Thursday, April 12, 2012

The Myth of Independence

This fantasy of independence that the western world idealizes and says one should strive toward is actually not true, nor is it to be desired or ever achieved.  It is, in fact, the developmental stage of adolescence.  As Americans, we seem to be stuck in this unreal state of being.   I realize, to some of  you, I am using rather strong language, but I chose my  words purposefully because I feel that all people, not just those most vulnerable of our society, are put at great risk unnecessarily because we need help on a regular basis.  Doesn't everyone?  Think about it?
The title of Chapter 8 in my memoirs, It's Easier to Dance is titled "Interdependence".  It is the state of the mature adult who realizes that, in essence, in order for any of us to live we need to depend on each other.  This is a fact, not an option.  In the United  States, there seems to be that certain segments of the population are, shall we say, expendable.  It is my perception, as well as the experience of those in my age group and disability category, that more and more people fall under this "disposable" heading.  I remember a time when the acronym DNR (Do Not Resusatate) did not exist.  Now it is one of the first questions asked upon admission to a hospital for any reason!  
I encourage everyone to find just one person in your community to visit weekly.  It will not only improve that person's life, it will improve your own life as well!


  1. Hi Annie - I thank you for the invitation to post on your blog. I hope this is in the right spot for you.

    As you know, media has gone crazy over persons with disabilities everything from prime time shows on dating issues (the Uneatable's) to the everyday life and times of people with autism, to sitcoms. Now the question being posed by many is - "is this a good thing for awareness or not?". Personally I have to side with NOT and for the following reasons, which apparently more people than I expected agree with.

    Everyone, OK not everyone, but a large number of people like to speak on recognition of persons with disabilities, which is wonderful, however, I for one don't particularly care to be recognized as such. No I am not in denial, I am who I am, that's it. Sure, I have a set of wheels strapped to my arse, does that really make me any more special than the next guy, that I need to be recognized as a person with a disability? Do we go around recognizing people with one ear slightly larger than the other, or receding hairlines? Lets face it, EVERYONE has a disability, I don't care who you are, you have a disability of some form or fashion or you'd be perfect, and there are no perfect people.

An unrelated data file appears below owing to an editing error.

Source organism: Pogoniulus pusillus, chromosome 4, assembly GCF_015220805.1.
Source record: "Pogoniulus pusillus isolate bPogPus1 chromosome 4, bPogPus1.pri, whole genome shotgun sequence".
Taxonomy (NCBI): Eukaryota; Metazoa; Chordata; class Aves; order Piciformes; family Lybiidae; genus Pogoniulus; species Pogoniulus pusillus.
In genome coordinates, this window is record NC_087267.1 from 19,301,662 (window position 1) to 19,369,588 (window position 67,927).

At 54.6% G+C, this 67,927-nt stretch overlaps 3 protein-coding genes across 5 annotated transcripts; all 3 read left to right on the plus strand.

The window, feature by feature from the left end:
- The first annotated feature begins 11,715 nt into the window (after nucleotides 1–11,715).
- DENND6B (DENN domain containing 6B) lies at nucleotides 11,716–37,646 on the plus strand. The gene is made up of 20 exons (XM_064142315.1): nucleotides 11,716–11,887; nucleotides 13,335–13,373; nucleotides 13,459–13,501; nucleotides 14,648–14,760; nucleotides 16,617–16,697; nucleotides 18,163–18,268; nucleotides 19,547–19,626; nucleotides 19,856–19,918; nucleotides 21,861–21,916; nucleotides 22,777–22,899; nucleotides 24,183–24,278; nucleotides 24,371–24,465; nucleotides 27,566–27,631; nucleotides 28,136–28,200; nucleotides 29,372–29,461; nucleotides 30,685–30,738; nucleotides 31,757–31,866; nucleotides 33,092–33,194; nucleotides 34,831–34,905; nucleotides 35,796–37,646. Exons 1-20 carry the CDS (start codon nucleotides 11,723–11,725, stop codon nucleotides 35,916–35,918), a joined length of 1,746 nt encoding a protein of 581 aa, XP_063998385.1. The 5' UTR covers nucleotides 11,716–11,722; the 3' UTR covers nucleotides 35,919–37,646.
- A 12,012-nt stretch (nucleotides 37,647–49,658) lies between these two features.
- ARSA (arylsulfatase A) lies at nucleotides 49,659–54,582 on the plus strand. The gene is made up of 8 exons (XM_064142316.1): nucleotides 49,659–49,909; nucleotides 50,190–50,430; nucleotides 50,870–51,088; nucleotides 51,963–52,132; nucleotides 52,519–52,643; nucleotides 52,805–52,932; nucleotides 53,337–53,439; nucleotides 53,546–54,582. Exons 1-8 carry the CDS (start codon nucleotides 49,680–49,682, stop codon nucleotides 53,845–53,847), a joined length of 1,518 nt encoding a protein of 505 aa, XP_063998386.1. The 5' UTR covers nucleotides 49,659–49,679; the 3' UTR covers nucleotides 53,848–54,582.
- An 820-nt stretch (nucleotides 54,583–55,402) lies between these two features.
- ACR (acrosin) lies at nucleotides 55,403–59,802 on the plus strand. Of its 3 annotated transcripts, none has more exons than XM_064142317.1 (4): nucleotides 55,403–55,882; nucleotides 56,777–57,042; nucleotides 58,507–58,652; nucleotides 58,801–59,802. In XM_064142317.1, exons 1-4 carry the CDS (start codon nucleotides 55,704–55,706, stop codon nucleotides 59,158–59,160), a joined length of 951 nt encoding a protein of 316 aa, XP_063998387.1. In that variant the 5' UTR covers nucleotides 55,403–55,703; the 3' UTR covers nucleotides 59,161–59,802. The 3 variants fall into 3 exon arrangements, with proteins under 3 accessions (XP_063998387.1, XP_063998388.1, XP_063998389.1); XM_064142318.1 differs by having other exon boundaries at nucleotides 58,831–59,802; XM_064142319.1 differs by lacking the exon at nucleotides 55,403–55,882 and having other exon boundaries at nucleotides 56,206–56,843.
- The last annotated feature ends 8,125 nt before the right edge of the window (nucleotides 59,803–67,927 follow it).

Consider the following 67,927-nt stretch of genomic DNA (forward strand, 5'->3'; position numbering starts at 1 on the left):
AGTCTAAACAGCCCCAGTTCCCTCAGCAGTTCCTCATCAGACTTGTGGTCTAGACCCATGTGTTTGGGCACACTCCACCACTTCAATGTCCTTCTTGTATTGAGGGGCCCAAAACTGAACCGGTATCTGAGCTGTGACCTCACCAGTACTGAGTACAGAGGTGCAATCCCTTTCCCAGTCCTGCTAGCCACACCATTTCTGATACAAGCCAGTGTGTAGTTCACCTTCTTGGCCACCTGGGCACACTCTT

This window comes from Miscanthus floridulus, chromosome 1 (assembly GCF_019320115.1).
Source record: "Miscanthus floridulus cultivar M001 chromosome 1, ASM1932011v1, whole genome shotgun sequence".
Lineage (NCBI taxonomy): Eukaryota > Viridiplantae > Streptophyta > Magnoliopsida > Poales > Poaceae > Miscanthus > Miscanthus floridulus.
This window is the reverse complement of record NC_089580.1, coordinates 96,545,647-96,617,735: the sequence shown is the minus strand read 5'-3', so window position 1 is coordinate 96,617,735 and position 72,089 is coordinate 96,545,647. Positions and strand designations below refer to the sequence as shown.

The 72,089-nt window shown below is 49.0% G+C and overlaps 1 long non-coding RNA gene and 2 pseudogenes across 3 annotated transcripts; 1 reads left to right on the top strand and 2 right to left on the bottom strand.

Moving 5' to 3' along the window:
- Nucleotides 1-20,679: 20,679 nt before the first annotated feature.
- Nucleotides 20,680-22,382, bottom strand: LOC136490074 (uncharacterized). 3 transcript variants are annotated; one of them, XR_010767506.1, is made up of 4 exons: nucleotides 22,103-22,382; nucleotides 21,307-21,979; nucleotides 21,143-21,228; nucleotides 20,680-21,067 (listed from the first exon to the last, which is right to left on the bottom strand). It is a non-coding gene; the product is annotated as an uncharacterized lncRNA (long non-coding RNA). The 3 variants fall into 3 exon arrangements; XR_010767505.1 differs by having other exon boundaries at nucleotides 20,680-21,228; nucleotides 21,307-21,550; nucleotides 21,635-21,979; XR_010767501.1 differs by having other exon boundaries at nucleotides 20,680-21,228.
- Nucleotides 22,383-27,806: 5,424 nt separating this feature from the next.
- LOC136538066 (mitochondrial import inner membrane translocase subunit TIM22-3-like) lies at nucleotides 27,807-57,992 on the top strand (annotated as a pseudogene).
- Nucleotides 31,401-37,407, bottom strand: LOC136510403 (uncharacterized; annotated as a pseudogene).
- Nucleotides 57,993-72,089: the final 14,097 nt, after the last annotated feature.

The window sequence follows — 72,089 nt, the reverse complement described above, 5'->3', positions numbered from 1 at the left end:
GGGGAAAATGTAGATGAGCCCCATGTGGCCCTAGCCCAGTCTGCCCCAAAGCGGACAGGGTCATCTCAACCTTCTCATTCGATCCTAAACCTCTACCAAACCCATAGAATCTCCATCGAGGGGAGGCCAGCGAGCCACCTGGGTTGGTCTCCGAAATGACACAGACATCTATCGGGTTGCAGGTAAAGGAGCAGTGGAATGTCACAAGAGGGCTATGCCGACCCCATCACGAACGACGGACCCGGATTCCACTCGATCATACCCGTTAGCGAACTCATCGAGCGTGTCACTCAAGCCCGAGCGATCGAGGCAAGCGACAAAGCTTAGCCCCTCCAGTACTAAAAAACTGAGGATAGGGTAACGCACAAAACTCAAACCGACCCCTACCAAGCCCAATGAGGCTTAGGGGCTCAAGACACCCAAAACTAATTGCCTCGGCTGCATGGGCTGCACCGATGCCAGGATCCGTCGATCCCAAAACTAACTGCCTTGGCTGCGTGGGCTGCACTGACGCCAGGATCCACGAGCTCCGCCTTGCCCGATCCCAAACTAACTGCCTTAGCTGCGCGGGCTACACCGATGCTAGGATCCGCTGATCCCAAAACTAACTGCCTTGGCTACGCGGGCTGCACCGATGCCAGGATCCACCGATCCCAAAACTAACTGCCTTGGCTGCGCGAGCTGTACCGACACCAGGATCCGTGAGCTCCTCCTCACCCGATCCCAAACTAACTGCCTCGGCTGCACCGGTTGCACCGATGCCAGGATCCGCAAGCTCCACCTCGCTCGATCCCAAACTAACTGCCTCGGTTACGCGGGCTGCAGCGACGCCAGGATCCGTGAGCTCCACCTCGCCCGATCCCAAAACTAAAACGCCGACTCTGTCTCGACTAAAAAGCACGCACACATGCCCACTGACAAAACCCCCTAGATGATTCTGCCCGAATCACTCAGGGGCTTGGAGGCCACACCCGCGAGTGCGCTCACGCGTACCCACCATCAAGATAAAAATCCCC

I am not a subject for a sitcom, a talk show, a reality program or anything else. I do speak publicly to organizations and companies, but not because I am a veteran, nor because I am in a wheelchair. In fact I start my speaking assignments, with "I am not here to motivate or inspire you." (I then keep an eye out for the looks of panic on the faces of the people that hired me ) If that's what the company wants, a funny guy in a wheelchair, they can get someone else to speak at their conference, I'm not a freak show, I have a message, take it or leave it. I do compete in accessible sports,why, because I participated before and I'll keep on keeping on, not because it's "recognizable" or admirable.

    It's not the fact that someone may require mobility aids, or have autism that makes them stand out in the crowd, or it shouldn't be, it's what they have to offer, and who they are, just like anyone else. If you want to include a person with a disability in a television show, please, by all means, be my guest. Include them as an equal member of the cast, don't spotlight them, don't have complete shows relying on the awwww isn't that cute factor, because then all you are accomplishing them is making a spectacle of everyone with a disability and encouraging the stereotypes..We are not circus acts ladies and gentlemen. If someone wants to watch a circus act I would encourage them to watch the Kardashians or Jersey Shore. LOL

  2. Hi Annie, A passionate and sincere contribution. Let's comment on each others' blogs.